Missing Indonesian Sub Found Broken Up in Bali Sea
By Nilufar Rizki and Sultan Anshori DENPASAR, April 25 (Reuters) – A missing Indonesian submarine has been found, broken into at least three parts, at the bottom of the Bali Sea, army and navy...
I challenge anyone in the maritime industry (or any industry) to name a COO, CEO or corporate board member who doesn’t see “incident free operations” as the ultimate goal of his or her organization’s QHSE initiatives.
While there have been significant achievements in the reduction of injuries and incidents in the offshore and maritime environment over the last two or three decades, incidents are still occurring and our resolve towards “IFO” achievement is continually challenged.
10 years ago I was one of those individuals who thought “our company is just too big; there are too many variables…too many opportunities for someone to get hurt”. In fact, I would argue that my “safety paradigm” was shared by the majority of my coworkers at that time.
As my career in the maritime industry progressed, things began to change and I began to see glimpses that incident free operations were achievable. Part of this “paradigm shift” had to do with my involvement in incident investigations.
To this day, after reviewing the root causes of hundred of incidents, both industry wide and within the companies I have worked with, I have never recognized the root cause of an incident to be “bad stuff happens sometimes”.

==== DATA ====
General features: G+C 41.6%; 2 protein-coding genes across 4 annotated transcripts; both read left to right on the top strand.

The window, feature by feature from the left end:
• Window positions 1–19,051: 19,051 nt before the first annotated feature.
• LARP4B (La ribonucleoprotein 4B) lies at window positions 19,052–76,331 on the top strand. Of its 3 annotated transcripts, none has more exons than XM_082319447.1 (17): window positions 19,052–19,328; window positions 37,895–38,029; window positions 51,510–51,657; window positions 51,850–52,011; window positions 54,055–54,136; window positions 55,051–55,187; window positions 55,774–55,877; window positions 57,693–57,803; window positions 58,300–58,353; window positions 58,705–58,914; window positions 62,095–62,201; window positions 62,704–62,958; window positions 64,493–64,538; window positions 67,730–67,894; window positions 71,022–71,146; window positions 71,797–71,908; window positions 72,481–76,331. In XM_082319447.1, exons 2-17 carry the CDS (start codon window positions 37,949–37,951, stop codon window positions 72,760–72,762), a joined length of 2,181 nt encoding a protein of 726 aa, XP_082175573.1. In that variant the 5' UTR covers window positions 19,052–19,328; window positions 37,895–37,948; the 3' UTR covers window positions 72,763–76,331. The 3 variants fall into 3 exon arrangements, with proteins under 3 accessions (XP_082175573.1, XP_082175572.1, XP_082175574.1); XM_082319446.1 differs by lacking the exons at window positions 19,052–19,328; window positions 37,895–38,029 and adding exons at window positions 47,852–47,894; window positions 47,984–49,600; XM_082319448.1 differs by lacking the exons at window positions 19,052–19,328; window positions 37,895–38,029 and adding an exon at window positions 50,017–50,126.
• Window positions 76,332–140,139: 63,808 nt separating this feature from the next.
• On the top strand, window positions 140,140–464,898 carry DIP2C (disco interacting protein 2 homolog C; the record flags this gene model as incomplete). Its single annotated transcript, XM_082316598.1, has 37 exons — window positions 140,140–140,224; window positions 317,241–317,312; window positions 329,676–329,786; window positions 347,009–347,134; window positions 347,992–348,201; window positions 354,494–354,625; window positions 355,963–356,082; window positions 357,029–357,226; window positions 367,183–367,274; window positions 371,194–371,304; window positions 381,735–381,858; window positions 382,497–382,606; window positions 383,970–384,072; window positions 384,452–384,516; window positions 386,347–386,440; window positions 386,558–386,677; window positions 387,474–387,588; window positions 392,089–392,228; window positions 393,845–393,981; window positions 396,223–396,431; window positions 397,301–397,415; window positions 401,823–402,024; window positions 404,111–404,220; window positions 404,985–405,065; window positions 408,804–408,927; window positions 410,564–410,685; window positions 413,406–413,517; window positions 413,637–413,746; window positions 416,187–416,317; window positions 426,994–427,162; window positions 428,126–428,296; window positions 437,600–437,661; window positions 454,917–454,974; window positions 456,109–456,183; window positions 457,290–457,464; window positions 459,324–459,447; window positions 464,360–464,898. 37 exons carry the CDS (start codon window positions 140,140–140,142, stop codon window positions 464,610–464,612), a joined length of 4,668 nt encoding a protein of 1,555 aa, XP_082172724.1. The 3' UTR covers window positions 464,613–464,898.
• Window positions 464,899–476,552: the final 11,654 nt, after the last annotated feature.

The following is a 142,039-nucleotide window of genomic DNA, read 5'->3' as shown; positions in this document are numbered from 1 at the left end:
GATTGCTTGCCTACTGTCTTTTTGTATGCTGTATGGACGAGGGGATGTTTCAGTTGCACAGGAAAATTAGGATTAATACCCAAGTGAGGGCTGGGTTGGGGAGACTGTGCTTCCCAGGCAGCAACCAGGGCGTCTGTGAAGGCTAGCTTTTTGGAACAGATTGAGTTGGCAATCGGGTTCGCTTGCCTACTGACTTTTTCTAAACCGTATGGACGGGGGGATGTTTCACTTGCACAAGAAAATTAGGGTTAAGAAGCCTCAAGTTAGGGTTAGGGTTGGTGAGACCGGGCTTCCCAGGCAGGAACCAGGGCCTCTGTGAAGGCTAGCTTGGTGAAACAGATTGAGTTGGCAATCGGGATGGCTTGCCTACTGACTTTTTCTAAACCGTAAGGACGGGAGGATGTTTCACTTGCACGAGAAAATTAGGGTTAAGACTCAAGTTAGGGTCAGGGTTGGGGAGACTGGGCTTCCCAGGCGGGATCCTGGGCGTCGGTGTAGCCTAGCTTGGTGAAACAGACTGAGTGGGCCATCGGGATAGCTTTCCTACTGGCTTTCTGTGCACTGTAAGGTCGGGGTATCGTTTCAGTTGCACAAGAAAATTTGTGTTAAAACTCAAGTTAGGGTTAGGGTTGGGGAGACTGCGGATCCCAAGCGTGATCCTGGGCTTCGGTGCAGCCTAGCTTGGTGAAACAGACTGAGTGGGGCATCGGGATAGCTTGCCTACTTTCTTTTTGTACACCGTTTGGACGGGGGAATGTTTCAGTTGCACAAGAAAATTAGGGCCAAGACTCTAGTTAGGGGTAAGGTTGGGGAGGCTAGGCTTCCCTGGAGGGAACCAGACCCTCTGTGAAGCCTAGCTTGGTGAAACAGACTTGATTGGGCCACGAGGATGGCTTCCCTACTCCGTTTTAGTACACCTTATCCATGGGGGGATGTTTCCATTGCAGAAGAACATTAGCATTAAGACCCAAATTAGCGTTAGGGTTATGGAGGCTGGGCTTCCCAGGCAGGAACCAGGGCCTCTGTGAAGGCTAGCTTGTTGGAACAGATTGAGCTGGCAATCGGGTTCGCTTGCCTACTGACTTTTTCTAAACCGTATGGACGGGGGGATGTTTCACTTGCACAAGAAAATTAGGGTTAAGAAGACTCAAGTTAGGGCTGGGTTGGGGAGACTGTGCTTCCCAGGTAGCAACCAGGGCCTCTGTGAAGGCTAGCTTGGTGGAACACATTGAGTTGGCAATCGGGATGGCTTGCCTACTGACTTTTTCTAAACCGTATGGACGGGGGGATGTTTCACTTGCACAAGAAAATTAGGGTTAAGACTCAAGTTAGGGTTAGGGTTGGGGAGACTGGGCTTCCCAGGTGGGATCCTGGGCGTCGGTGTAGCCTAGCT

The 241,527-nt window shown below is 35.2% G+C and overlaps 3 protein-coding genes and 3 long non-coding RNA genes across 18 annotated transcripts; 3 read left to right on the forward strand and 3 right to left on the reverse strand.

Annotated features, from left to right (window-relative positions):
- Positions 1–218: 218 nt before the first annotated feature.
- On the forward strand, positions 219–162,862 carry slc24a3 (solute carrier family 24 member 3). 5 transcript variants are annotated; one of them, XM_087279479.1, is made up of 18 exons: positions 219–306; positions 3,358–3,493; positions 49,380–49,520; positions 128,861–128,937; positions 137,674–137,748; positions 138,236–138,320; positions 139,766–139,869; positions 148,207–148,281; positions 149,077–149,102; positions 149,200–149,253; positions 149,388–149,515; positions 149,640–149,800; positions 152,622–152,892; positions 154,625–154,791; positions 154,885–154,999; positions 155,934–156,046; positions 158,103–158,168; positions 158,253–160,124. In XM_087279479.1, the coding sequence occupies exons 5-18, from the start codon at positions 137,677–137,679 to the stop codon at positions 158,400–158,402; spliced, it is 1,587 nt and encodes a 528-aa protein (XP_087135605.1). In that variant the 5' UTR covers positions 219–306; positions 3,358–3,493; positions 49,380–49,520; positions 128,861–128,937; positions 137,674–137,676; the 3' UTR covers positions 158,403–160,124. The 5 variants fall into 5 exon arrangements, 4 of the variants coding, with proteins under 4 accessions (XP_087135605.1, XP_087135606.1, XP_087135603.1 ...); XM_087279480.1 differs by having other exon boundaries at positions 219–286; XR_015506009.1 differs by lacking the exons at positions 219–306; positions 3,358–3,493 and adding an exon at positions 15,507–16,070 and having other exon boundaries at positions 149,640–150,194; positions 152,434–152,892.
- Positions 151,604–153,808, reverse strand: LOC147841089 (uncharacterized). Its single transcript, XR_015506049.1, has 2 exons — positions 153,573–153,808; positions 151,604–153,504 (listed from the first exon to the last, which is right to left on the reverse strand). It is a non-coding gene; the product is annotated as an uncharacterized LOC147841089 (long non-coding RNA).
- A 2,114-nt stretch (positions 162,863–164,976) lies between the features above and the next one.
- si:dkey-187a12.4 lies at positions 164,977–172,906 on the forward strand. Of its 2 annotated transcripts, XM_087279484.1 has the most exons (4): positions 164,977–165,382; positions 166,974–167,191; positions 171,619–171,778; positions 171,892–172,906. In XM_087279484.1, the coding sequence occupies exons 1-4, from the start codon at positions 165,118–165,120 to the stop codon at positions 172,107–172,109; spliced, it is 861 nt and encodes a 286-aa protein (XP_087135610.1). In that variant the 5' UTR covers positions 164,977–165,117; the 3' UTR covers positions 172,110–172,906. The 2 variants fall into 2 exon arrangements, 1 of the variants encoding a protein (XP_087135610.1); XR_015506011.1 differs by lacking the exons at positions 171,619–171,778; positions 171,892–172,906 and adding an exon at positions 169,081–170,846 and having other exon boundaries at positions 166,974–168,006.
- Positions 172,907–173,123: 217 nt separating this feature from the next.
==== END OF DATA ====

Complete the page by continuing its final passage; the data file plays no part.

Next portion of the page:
In fact, I believe there are only three ways that incidents can happen during maritime operations (or any industry for that matter): The job was not properly planned, the scope of the job changed, or the plan for the job was not followed.
Getting back to the “company is just too big argument”, let’s consider the following scenario: What if we took these same “IFO non-believers” and assigned them to do a complicated task they may be asked to do as part of their normal responsibilities.
Now, what if we broke this complicated task down into individual steps and agreed that we would not perform the task until the entire group was confident the chances of an incident happening (during each individual step) was ZERO.
I believe a consensus would eventually be reached in every case. Sometimes additional expertise, equipment, or time may be needed, but a consensus will eventually be reached that the job is either 100% safe or is simply not worth doing at all.
The point is, if we can confidently agree that accomplishing one task, one step at a time incident free is achievable, we must also agree that incident free operations is achievable. It doesn’t matter how big or complex a company or industry might be: A ZERO likelihood of an incident occurring per step multiplied by a billion steps is still ZERO!
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